At the level of methodology, both theories at first seem equally as plausible. But Mk-Q theorists can expect Farrer theorists to have to demonstrate Lukan dependence on a known document (Mt) which is inherently more difficult (than on an unknown/vague set of "Q" materials) and it is therefore harder to make one’s case sound plausible. Thus unless one accepts Kloppenborg’s Q, the burden of plausibility unfortunately lies moreso with Farrer theorists.

      Tim Lewis.

      P.S. Stephen, How does one post a brief comment concerning your updated Synoptic Problem Home Page?



      Timothy M. Lewis
      Cranbourne, VIC 3977
      Part-time Greek Tutor at Whitley College,
      Melbourne College of Divinity, Melbourne, Victoria, Australia.



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    • Maluflen@aol.com
      In a message dated 10/17/2004 10:20:38 AM Eastern Daylight Time, ... I haven t read the whole of Stephen s original statement on which you are commenting here,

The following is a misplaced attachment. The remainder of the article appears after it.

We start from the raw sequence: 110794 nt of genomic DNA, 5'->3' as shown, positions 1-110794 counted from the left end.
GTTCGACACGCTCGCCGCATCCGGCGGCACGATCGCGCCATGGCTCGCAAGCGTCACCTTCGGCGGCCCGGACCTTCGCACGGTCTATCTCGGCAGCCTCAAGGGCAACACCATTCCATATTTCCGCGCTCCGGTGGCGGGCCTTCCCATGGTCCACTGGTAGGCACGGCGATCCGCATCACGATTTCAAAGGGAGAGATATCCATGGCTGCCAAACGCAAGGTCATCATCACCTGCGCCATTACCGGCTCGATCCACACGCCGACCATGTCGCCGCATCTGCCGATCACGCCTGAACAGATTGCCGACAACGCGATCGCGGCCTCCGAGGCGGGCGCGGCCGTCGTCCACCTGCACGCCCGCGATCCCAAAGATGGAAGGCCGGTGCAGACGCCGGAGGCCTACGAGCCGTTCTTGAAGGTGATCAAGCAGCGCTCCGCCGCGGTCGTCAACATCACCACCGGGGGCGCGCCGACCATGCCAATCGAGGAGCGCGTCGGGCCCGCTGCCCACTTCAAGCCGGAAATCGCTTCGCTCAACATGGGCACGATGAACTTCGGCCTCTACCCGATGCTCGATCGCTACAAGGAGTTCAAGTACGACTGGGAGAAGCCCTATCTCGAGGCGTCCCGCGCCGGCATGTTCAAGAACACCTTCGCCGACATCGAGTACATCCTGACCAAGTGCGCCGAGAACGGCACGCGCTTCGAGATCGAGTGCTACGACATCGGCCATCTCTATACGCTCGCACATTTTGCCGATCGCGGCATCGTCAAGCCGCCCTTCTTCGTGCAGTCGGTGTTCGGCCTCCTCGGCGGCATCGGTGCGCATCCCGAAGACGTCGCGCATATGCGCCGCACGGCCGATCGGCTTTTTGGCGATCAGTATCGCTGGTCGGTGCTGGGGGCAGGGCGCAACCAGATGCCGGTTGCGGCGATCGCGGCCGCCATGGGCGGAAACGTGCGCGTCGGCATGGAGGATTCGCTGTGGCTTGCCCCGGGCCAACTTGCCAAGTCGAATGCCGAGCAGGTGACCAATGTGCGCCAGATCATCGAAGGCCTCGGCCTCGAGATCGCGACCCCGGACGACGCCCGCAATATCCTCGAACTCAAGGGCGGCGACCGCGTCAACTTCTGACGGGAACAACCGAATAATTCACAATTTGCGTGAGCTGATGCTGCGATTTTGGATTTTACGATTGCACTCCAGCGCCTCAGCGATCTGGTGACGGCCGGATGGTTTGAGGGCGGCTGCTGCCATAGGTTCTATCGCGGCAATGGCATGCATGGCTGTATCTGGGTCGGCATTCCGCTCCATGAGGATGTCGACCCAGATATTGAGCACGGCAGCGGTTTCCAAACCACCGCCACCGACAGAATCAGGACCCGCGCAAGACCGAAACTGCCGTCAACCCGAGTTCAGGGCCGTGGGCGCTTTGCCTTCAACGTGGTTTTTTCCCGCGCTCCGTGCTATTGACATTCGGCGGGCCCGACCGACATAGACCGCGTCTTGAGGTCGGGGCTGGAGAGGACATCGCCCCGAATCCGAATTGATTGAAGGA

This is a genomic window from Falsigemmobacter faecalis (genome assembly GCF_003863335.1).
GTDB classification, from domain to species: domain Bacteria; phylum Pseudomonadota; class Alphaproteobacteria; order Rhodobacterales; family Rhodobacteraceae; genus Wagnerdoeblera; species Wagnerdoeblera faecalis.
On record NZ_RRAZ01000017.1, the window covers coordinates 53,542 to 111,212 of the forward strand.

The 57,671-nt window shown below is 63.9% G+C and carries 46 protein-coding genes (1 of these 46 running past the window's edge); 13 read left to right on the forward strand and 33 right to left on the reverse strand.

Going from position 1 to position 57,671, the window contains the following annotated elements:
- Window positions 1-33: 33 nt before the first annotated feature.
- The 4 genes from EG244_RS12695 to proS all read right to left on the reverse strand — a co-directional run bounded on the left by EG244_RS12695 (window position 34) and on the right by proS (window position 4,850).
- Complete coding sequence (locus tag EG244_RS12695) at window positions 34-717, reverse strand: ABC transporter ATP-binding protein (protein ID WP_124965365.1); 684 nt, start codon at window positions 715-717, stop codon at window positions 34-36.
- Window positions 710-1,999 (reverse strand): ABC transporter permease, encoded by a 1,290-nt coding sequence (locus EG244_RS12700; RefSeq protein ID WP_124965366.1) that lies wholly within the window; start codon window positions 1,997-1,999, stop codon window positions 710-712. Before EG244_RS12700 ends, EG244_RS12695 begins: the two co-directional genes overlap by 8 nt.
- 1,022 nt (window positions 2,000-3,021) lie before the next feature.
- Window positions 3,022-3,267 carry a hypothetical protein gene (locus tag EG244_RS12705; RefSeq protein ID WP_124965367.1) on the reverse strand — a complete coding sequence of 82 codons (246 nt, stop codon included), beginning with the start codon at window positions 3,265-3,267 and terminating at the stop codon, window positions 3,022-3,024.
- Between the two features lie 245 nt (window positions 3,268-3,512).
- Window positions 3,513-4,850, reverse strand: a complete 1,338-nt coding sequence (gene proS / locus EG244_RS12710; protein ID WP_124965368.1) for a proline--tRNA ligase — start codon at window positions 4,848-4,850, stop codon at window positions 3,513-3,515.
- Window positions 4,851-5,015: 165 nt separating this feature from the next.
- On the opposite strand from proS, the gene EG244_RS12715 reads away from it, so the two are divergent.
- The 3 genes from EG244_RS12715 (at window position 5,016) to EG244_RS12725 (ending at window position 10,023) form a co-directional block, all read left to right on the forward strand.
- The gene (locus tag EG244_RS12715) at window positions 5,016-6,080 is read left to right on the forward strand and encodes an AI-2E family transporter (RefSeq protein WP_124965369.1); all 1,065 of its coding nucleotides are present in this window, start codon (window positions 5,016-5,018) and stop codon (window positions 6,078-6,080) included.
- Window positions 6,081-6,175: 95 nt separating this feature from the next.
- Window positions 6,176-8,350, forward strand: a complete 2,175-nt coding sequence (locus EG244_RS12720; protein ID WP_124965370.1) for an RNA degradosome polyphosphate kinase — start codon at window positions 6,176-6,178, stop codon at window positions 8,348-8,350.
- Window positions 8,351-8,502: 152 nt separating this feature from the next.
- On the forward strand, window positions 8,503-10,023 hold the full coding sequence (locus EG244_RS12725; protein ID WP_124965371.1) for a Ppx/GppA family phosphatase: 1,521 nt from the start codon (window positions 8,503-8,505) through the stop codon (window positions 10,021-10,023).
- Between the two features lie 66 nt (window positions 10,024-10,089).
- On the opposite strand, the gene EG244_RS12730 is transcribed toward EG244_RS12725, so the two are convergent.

Message 2 of 4 , Oct 17, 2004
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        In a message dated 10/17/2004 10:20:38 AM Eastern Daylight Time, tlewistlewis@... writes:

        3) Stephen you seem to be confusing Kloppenborg’s Q theory (where Q is a unified document) with the standard supposition of the theory (whereby "Q" is merely a symbol designating the body of common Mt-Lk material and need not imply anything about Q as a supposed document). Thus "that Q existed" is therefore not an "added" hypothesis for those agnostic about the character of Q—it is the simple converse of not supposing Lukan dependence on Mt for the double tradition.



        I haven't read the whole of Stephen's original statement on which you are commenting here, but your critique of it seems illogical to me. Even what you describe as the "standard supposition of the theory" of Two Sources requires that Q existed, in whatever form. And that is all Stephen is saying: there is an hypothesis, that of the existence of Q, necessary to the Two Source Theory that is not made on the FH. If one is so agnostic about the character of Q as to doubt even its existence, then (s)he is not an advocate of the Two Source Theory in any recognizable form. The fact that Kloppenborg posits a more delineated version of Q than many defenders of Two Source Theory orthodoxy is irrelevant to this discussion.